Home > In the News > Vermont Commons: What Will You Eat If Vermont Secedes?

This essay was originally delivered by Rural Vermont Director Amy Shollenberger as a keynote address at the November 2008 Vermont Independence Convention, held in the legislative chambers of the Statehouse in Montpelier, Vermont.

What will you eat if Vermont secedes?

This is a good question to ponder whether or not you support secession. In James Howard Kunstler’s recent novel, World Made By Hand, food becomes a kind of currency after the governmental and economic infrastructure collapses. People in this story are forced to eat locally because they have little access to the outside world.

Although secession is a much different scenario, it is worth considering what types of questions would need to be answered and what areas of the food system might need to be built up for Vermont to have true food security, and even food sovereignty.

In a July 2008 article in Seven Days, Bill McKibben suggests that the secessionist movement should “focus less on opposing tyranny and more on counting calories.” I would suggest to you that these two focus areas are actually the same. We will not be able to count our calories more locally and regionally, the way McKibben (and I) would like to, until we openly name and then dismantle the tyranny of our corporate-industrial food system – which is supported by our government.

McKibben listed a few of the many folks here in Vermont who are working to build our local food system. However, as he mentions only briefly, the state Agency of Agriculture and the federal government are, in the best cases, supporting these efforts with little enthusiasm, and in the worst cases actively opposing efforts to build our local food systems.

Earl Butz, secretary of agriculture for Richard Nixon, reshaped America’s food and agricultural policy when he urged farmers to “get big or get out.” Even before that, however, a movement toward consolidated, industrialized food production was well underway.

In 1906, Upton Sinclair published The Jungle, a novel that exposed corruption in the U.S. meatpacking industry. Although Sinclair’s focus was on the labor conditions in the slaughterhouses and packing plants, the novel led to sweeping regulatory reforms focused on food safety.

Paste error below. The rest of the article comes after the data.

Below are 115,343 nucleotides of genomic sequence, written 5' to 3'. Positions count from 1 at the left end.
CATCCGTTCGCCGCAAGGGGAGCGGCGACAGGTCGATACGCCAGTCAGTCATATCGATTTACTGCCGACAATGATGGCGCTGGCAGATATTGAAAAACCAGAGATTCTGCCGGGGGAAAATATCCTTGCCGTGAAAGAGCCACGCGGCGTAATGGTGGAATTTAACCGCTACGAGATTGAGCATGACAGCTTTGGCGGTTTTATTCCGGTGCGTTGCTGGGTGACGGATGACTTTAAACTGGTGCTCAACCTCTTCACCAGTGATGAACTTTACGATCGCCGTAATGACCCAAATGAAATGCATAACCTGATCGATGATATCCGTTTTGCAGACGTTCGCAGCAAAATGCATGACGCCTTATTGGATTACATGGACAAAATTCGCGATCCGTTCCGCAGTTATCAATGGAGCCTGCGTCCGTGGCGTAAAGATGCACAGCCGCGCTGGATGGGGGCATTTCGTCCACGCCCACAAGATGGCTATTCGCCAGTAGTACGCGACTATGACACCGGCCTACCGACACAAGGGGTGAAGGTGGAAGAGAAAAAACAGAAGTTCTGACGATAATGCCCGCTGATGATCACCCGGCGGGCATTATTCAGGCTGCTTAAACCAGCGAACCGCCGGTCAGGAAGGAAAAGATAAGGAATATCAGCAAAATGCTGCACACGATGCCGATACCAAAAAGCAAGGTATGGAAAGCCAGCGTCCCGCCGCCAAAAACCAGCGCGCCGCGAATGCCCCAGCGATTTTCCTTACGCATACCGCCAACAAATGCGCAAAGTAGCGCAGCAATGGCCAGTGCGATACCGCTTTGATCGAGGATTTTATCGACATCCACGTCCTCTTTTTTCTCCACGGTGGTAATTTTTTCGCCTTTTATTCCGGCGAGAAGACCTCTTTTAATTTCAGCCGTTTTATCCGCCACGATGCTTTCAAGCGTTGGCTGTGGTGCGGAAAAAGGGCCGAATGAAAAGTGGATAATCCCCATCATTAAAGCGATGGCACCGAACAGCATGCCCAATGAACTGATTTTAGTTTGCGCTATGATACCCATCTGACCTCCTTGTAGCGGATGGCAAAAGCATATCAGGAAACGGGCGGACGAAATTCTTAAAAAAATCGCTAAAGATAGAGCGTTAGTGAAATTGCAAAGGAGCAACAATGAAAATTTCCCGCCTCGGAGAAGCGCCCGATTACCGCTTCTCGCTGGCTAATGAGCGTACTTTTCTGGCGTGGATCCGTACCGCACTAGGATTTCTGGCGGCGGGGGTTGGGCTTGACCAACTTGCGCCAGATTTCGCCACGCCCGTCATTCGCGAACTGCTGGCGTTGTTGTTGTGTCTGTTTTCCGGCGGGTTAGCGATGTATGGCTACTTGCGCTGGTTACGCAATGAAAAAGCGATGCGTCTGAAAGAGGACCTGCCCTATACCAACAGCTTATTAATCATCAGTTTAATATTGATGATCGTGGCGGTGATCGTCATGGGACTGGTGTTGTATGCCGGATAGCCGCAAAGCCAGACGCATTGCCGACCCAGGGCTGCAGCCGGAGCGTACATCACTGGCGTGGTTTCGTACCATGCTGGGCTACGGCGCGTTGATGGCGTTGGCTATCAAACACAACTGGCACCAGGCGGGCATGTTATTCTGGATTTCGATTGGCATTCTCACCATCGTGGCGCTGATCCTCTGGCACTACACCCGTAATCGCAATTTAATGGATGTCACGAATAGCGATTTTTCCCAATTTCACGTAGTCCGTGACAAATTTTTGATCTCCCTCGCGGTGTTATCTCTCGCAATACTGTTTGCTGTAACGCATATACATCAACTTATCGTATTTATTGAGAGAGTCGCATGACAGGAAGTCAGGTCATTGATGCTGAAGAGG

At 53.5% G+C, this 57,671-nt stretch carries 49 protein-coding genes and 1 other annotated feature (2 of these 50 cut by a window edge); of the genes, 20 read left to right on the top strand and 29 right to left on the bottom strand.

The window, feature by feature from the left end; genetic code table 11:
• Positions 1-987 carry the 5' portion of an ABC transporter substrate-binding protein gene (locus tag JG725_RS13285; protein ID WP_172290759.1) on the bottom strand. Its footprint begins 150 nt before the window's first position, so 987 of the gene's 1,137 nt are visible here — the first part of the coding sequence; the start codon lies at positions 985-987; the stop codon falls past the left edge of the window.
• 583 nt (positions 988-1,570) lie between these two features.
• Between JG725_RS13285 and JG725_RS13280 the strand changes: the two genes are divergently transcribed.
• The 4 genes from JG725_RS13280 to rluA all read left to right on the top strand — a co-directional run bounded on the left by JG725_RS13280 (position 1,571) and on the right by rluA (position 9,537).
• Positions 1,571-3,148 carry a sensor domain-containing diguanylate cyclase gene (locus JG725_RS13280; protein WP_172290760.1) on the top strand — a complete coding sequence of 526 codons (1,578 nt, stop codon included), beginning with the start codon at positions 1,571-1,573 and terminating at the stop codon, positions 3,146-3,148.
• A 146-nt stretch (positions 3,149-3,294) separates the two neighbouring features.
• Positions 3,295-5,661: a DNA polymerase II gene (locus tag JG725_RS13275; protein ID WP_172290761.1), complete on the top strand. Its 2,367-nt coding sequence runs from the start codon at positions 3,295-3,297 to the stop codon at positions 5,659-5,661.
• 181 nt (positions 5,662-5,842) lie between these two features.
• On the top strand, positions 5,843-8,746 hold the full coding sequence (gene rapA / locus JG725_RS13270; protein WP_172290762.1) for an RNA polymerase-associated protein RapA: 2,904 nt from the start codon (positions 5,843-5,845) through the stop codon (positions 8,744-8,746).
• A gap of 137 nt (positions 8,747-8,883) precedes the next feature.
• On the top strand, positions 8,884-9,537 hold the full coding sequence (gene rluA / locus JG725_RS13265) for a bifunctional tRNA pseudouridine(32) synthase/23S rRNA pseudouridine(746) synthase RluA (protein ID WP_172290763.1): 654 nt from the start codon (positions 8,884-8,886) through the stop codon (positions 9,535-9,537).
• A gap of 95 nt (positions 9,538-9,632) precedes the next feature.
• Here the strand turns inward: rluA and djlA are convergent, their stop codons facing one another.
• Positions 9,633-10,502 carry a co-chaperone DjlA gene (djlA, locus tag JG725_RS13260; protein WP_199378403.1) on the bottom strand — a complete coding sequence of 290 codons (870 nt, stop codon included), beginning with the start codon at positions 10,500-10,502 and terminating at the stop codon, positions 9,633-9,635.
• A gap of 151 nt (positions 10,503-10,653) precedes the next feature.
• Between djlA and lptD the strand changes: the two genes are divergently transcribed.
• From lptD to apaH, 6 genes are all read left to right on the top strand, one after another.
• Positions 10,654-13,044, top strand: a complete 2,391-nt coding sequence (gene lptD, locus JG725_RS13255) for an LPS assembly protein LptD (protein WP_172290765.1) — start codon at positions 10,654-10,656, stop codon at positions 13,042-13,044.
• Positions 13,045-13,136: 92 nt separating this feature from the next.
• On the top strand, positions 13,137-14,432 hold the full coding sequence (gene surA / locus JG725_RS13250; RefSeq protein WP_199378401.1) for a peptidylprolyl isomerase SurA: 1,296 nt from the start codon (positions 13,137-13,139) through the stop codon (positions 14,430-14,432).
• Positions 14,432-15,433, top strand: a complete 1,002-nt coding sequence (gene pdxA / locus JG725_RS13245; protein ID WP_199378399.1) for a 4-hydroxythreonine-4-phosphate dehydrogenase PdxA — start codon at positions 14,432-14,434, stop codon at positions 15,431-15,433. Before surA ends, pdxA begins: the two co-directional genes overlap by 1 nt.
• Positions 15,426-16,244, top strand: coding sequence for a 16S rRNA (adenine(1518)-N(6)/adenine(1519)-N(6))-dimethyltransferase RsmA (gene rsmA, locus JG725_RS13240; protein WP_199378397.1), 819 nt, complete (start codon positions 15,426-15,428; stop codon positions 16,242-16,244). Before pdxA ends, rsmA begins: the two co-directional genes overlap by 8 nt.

These reforms did achieve a certain level of food safety; however, they also had a consequence of creating a system where small abattoirs and locally available meat are scarce because of the capital investment required to comply with all of the safety standards – which are designed to deal with the problems that occur when meat is processed quickly and on a large scale.

A similar history can be found in our country’s milk-production system. In his book, The Untold Story of Milk, Ron Schmid shows us how competing interests fought to ensure the safety of our milk supply.

Two doctors, responding to the real safety issues caused by the industrial revolution, came up with two different approaches. One created standards and certified farms to ensure the farmers and animals were healthy, the cows were on pasture, and basic hygiene and sanitation were routine. The other boiled the milk to kill any germs that had contaminated it. Because pasteurization had the added benefit of extending shelf life, it allowed the milk to be shipped greater distances – and the rest is history.

Now, it is very difficult to process milk on a small scale (even if you want to pasteurize it), and even more difficult to sell it without pasteurizing it, because of the regulatory system that is in place and the costs associated with compliance.

In an October 12, 2008, open letter to America’s next president published in the New York Times, Michael Pollan notes that, “After WWII, the government encouraged the conversion of the munitions industry to fertilizer . . . and the conversion of nerve-gas research to pesticides. The government also began subsidizing commodity crops, paying farmers by the bushel for all the corn, soybeans, wheat and rice they could produce.”

This eventually led to Butz’s encouragement for farmers to consolidate and to value production and efficiency above all else, and thus to mono-cropping and petroleum-based farming.

Pollan notes that we have a real opportunity right now because of a double crisis in food and energy. You probably have heard all about the energy crisis, but did you know – as Pollan reports – that in the past several months more than 30 nations have experienced food riots?

At this moment, there may be a chance to shift our policy and create a new food system. Pollan suggests that we move from a petroleum-dependent system to one that uses sunshine, which he calls a “new solar-food economy.”

I agree with many of Pollan’s suggestions, including expanding farmers’ markets, creating agricultural enterprise zones, developing a “local meat-inspection corps,” establishing a strategic grain reserve, regionalizing federal food procurement, and creating a definition of “food” that focuses on nutrition rather than on calories. Pollan’s ideas are good places to begin for America’s new president.

Shaping Vermont’s food policy

But what about us? Here in Vermont, what will we eat? What will our food policy look like? How can we work toward a secure and independent food system?

I think we need to begin working on our state-level policy right now, in the same way that Michael Pollan suggests working on the federal system. Whether you want to secede and have Vermont be an independent nation, or whether you’re not quite ready for that to happen yet, I would urge you to get involved in shaping Vermont’s food policy.